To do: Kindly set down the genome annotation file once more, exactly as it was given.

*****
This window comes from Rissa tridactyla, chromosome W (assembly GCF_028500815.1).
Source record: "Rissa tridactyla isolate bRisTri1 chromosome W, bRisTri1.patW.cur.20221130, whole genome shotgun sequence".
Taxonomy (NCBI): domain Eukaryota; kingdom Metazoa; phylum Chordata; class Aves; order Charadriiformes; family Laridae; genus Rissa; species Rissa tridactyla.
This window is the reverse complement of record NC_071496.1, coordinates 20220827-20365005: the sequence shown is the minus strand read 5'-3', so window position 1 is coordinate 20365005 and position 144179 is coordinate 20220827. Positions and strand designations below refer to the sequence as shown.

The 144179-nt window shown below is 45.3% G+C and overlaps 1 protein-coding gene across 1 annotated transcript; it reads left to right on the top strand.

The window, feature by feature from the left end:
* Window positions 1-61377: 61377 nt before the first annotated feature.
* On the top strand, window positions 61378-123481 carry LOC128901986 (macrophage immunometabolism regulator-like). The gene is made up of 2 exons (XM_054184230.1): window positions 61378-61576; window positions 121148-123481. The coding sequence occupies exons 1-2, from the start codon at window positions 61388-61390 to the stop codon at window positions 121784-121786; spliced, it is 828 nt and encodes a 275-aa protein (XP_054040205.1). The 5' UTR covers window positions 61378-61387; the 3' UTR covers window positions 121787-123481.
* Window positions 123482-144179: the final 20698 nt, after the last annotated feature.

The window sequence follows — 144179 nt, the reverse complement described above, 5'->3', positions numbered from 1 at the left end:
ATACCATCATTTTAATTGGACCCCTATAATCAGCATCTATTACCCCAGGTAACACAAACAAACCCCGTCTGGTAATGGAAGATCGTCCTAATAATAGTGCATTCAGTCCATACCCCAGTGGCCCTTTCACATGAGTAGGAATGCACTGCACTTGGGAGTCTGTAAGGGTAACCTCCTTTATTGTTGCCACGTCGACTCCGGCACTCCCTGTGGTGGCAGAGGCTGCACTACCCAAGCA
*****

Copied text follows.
This window comes from Rissa tridactyla, chromosome W (assembly GCF_028500815.1).
Source record: "Rissa tridactyla isolate bRisTri1 chromosome W, bRisTri1.patW.cur.20221130, whole genome shotgun sequence".
Taxonomy (NCBI): domain Eukaryota; kingdom Metazoa; phylum Chordata; class Aves; order Charadriiformes; family Laridae; genus Rissa; species Rissa tridactyla.
This window is the reverse complement of record NC_071496.1, coordinates 20220827-20365005: the sequence shown is the minus strand read 5'-3', so window position 1 is coordinate 20365005 and position 144179 is coordinate 20220827. Positions and strand designations below refer to the sequence as shown.

The 144179-nt window shown below is 45.3% G+C and overlaps 1 protein-coding gene across 1 annotated transcript; it reads left to right on the top strand.

The window, feature by feature from the left end:
* Window positions 1-61377: 61377 nt before the first annotated feature.
* On the top strand, window positions 61378-123481 carry LOC128901986 (macrophage immunometabolism regulator-like). The gene is made up of 2 exons (XM_054184230.1): window positions 61378-61576; window positions 121148-123481. The coding sequence occupies exons 1-2, from the start codon at window positions 61388-61390 to the stop codon at window positions 121784-121786; spliced, it is 828 nt and encodes a 275-aa protein (XP_054040205.1). The 5' UTR covers window positions 61378-61387; the 3' UTR covers window positions 121787-123481.
* Window positions 123482-144179: the final 20698 nt, after the last annotated feature.

The window sequence follows — 144179 nt, the reverse complement described above, 5'->3', positions numbered from 1 at the left end:
ATACCATCATTTTAATTGGACCCCTATAATCAGCATCTATTACCCCAGGTAACACAAACAAACCCCGTCTGGTAATGGAAGATCGTCCTAATAATAGTGCATTCAGTCCATACCCCAGTGGCCCTTTCACATGAGTAGGAATGCACTGCACTTGGGAGTCTGTAAGGGTAACCTCCTTTATTGTTGCCACGTCGACTCCGGCACTCCCTGTGGTGGCAGAGGCTGCACTACCCAAGCA